Texas Rangers shortstop Isiah Kiner-Falefa has made it his goal to be the first person in the history of Major League Baseball to win a Gold Glove at third base and shortstop. He's also eyeing a Platinum Glove.
Those are some lofty goals. But they are not unattainable.
For perspective, the Rangers have played only 11 games this year, which is less than seven percent of their 162-game schedule. That would be the equivalent of the Dallas Cowboys coming off the field after their first series of the second game of the upcoming 17-game season.
This story doesn't have finalities, predictions or hot takes that state Kiner-Falefa should be handed the American League's Gold Glove award after 11 measly games. There are 151 games remaining in the 2021 season. I'll wait until All Star voting is finalized before I start throwing darts with my season award predictions.
If you only pay attention to the Rangers, you might not have thought twice about Kiner-Falefa's ability at shortstop. After all, the Rangers were willingly proactive to sever ties with one of the all-time fan-favorites in franchise history and 12-year incumbent Elvis Andrus to allow Kiner-Falefa to uncontestedly fill the role. Oh, and he did just win a Gold Glove at third base.
At worst, your guess might have been he's a very talented infielder that's stepping into a big role and bigger challenge. At best, Kiner-Falefa could make a serious run at Gold Glove history.
Outside of the Rangers world, Kiner-Falefa isn't viewed the same. To be fair, it's difficult to know the ins and outs of every single player on every 40-man roster on 30 big league teams, not to mention all the top prospects and non-roster invitees. Trying to study more 1,200 players beyond their Baseball Reference or FanGraphs profile is a daunting task. (That's why local coverage like InsideTheRangers.com is so valuable).
A small glimpse of a national view of Kiner-Falefa was thrust into our attention when a FanGraphs blogger ranked Kiner-Falefa and the Rangers dead last among shortstops under the premise that he was "a catcher trying to play shortstop." Kiner-Falefa fired back at the article on Twitter and with the local media.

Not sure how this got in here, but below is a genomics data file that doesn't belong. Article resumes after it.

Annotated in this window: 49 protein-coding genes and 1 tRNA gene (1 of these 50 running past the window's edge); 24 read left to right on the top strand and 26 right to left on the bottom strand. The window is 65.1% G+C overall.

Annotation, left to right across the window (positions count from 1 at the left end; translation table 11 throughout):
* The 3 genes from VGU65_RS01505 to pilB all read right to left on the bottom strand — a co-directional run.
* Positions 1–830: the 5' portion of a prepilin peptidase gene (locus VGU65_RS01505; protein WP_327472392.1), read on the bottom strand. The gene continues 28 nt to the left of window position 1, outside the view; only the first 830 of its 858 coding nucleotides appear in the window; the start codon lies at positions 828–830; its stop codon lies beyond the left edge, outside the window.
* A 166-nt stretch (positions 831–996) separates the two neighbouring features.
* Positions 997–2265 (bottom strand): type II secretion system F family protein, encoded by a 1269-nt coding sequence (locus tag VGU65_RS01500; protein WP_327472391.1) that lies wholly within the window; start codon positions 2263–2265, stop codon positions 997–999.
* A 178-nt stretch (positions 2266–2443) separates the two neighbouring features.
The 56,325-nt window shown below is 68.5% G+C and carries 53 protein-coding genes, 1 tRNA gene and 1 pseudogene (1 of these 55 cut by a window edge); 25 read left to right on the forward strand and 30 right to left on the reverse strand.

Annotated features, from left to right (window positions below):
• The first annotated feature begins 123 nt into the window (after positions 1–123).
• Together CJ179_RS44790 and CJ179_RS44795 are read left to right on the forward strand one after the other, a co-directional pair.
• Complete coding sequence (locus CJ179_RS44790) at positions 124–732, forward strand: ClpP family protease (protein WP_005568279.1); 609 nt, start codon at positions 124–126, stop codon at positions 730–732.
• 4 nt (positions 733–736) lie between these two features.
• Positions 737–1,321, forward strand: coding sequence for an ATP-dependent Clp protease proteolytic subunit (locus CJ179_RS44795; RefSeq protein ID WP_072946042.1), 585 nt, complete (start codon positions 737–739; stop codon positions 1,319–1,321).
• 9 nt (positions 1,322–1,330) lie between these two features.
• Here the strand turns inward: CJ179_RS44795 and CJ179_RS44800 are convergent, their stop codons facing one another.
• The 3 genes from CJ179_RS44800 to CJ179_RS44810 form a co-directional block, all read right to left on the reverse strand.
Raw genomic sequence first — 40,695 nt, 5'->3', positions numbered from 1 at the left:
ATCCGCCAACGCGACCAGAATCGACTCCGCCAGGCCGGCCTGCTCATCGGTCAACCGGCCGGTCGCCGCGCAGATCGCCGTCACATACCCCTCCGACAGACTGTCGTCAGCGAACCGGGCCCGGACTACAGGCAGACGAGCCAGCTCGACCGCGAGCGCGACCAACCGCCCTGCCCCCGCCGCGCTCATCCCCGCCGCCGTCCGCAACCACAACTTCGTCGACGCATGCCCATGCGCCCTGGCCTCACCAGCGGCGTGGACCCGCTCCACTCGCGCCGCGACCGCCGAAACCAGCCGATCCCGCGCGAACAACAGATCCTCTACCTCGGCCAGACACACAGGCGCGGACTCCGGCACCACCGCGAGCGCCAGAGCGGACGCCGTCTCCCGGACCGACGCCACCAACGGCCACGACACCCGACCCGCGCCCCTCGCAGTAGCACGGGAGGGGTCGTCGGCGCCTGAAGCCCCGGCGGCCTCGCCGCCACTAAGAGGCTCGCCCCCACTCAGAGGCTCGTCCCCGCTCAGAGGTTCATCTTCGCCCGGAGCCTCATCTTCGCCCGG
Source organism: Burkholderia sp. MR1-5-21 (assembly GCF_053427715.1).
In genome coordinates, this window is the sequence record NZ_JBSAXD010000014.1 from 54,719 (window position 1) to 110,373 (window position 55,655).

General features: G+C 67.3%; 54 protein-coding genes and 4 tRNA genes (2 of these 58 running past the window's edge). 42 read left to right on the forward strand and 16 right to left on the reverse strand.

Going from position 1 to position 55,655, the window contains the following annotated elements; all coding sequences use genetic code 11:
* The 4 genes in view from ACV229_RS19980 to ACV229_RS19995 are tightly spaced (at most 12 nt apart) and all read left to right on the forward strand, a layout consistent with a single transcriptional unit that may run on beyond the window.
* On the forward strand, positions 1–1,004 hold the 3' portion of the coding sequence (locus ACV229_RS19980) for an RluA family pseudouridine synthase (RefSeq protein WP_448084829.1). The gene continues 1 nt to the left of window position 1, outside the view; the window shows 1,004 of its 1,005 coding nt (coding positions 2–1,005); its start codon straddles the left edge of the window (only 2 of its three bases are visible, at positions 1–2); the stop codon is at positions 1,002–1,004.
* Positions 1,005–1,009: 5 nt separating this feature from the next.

When the season began, I made it a personal goal to really watch Kiner-Falefa at shortstop. When it comes to the eye test, the Hawaiian native passes with flying colors. I wasn't surprised to see it's clear that he's a natural shortstop. He also looks far more comfortable than he did at the hot corner, and is playing with a much higher level of confidence.
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But you can't win awards in the big leagues today without passing the analytics test. Baseball isn't exclusively judged by the eye anymore. It's mainly about the numbers. So far, Kiner-Falefa fills that checkbox as well.
As of the time of writing, Kiner-Falefa is tied for second in all of baseball in Defensive Runs Saved (4) and Defensive bWAR (0.5), which are two of the most used numbers when analyzing defensive play.
Now, Kiner-Falefa will have his skeptics. If things stood as of right now, Kansas City's Michael A. Taylor would likely win the AL Gold Glove in center field and AL Platinum Glove. That is nothing against Taylor. Texas got to see his talent up close in the opening series, where he threw out two Rangers at home plate in the first game of the season. But very few, if any people would have put Taylor as the favorite to win either award.
To emphasize, 11 games is too small of a sample size to break out the chisel and carve Kiner-Falefa's name into stone as the AL's Gold Glove winner at shortstop. There's a long, long way to go, but he's definitely on the right track. And there is no denying his ability.